Teitel Brothers Imports, opened in 1915, does not sell kosher goods, but rather all kinds of Italian items from salami and balsamic vinegar to olive oil.
I also don’t remember how I found the name of the abortionist. I do recall that a friend whose father was a major law enforcement official in Los Angeles drove me to a parking lot, where we were met by a young man who drove us to the site — a single-family home in Torrance. I had no appreciation for the medical or legal risks I was taking.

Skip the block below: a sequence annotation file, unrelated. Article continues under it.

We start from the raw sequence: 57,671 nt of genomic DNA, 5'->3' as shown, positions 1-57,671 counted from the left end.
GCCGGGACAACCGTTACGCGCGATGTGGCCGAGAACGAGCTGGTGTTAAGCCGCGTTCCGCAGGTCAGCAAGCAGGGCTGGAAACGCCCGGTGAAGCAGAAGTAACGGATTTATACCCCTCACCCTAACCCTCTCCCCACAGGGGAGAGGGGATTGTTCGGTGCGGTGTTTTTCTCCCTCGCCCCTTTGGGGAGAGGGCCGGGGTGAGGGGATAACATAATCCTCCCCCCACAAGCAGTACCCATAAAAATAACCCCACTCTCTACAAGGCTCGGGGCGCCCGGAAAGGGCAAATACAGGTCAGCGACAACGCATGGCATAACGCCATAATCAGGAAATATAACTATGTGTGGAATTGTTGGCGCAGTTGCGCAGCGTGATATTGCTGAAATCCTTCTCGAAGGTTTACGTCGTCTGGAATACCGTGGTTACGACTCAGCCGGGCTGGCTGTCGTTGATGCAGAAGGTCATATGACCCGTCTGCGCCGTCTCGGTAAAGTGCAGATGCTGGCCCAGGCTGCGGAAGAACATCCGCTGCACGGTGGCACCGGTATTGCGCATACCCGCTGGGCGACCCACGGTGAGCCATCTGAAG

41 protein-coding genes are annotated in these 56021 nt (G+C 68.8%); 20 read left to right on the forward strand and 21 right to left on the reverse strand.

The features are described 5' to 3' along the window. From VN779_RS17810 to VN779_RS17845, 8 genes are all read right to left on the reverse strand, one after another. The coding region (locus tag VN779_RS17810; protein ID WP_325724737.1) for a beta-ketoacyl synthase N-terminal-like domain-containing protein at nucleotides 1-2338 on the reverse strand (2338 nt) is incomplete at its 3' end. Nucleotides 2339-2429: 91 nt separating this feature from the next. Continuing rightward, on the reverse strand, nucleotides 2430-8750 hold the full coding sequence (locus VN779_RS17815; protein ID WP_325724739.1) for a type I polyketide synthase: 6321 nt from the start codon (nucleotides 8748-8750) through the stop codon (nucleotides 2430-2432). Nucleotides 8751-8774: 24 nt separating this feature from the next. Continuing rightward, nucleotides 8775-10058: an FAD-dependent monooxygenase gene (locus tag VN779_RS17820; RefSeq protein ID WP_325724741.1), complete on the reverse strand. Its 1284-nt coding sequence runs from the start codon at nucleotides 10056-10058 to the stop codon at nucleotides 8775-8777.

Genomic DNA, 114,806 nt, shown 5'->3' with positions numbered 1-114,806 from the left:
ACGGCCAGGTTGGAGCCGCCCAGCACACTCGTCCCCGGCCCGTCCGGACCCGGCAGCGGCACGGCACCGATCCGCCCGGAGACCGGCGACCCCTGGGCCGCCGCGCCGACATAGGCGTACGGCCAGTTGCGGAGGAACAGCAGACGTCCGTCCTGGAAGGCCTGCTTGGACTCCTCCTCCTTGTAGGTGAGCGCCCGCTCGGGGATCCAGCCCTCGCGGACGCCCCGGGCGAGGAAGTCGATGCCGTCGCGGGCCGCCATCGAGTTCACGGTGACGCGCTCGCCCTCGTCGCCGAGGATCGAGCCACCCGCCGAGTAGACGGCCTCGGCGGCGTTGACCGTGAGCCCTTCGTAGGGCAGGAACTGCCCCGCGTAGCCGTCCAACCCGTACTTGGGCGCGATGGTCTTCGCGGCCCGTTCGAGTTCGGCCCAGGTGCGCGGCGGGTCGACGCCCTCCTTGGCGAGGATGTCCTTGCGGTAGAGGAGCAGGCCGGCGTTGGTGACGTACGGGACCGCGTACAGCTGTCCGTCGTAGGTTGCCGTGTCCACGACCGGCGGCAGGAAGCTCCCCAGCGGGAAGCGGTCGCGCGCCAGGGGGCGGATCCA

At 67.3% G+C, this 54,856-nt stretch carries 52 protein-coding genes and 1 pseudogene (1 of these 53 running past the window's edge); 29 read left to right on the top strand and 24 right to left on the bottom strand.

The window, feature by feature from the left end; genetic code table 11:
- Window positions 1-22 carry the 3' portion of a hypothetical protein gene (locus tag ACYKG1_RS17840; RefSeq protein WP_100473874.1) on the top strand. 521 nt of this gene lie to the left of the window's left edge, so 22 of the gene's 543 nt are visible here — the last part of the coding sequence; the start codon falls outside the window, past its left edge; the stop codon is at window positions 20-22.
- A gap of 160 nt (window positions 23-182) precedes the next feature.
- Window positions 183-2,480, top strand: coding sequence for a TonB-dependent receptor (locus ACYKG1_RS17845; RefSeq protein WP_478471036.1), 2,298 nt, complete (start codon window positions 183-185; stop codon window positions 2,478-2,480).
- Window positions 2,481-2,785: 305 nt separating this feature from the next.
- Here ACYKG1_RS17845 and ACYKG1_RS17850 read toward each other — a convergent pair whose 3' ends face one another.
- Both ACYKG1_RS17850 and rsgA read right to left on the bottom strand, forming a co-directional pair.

It was remarkable, Shaffer’s “Amadeus,” the story not only about art, death, and madness, but the complicated emotional underpinnings of male relationships.
At 7 p.m. at Shelsky’s of Brooklyn touch up your smoking and curing skills with a panel of Jewish food connoisseurs while engaging in food, drink and conversation.
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